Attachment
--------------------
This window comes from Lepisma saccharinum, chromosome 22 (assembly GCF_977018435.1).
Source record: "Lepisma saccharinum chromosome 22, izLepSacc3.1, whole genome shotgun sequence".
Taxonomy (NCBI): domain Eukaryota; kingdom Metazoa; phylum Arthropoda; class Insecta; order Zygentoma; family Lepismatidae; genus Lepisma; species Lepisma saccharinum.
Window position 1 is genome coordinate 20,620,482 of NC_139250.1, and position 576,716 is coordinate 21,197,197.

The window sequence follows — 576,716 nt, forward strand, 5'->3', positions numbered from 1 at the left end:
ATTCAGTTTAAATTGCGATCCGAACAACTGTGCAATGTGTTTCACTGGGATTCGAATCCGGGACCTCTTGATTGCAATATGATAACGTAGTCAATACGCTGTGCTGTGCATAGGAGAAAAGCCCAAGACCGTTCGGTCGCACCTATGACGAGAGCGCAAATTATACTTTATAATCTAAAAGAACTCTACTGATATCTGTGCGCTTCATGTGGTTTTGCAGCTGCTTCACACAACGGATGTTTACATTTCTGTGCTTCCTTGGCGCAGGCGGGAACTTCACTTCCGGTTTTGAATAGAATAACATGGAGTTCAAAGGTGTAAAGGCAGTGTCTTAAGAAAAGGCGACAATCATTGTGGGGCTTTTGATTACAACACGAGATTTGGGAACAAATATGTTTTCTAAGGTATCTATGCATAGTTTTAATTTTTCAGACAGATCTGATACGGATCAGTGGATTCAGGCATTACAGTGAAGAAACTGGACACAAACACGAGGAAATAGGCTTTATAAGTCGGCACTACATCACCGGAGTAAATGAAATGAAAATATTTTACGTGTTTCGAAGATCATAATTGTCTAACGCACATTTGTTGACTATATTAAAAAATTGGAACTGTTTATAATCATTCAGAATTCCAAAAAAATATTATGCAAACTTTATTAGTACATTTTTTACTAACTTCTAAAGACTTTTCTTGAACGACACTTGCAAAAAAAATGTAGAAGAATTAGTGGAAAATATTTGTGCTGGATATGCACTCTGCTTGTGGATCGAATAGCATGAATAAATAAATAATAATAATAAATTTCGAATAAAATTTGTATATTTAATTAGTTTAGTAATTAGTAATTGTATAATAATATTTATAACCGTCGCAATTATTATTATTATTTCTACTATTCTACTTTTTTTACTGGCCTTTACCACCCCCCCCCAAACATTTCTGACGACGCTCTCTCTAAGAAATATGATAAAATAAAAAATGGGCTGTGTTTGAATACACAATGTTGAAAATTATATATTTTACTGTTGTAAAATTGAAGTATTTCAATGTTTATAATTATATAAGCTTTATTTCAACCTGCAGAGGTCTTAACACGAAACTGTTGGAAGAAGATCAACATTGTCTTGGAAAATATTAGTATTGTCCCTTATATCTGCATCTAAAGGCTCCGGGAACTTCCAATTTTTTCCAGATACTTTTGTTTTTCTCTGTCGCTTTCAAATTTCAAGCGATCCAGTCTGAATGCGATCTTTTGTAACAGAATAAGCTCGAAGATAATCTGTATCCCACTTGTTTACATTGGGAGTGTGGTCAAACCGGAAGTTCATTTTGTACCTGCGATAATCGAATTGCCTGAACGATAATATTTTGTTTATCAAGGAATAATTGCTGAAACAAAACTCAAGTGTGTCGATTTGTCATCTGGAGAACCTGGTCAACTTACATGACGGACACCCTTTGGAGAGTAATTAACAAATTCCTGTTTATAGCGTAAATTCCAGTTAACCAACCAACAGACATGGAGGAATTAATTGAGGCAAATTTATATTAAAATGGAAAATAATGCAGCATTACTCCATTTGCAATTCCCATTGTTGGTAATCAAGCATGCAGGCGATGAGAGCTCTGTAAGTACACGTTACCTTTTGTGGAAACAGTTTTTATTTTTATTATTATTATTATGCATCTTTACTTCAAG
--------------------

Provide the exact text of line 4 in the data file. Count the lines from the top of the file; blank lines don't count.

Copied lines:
Window position 1 is genome coordinate 20,620,482 of NC_139250.1, and position 576,716 is coordinate 21,197,197.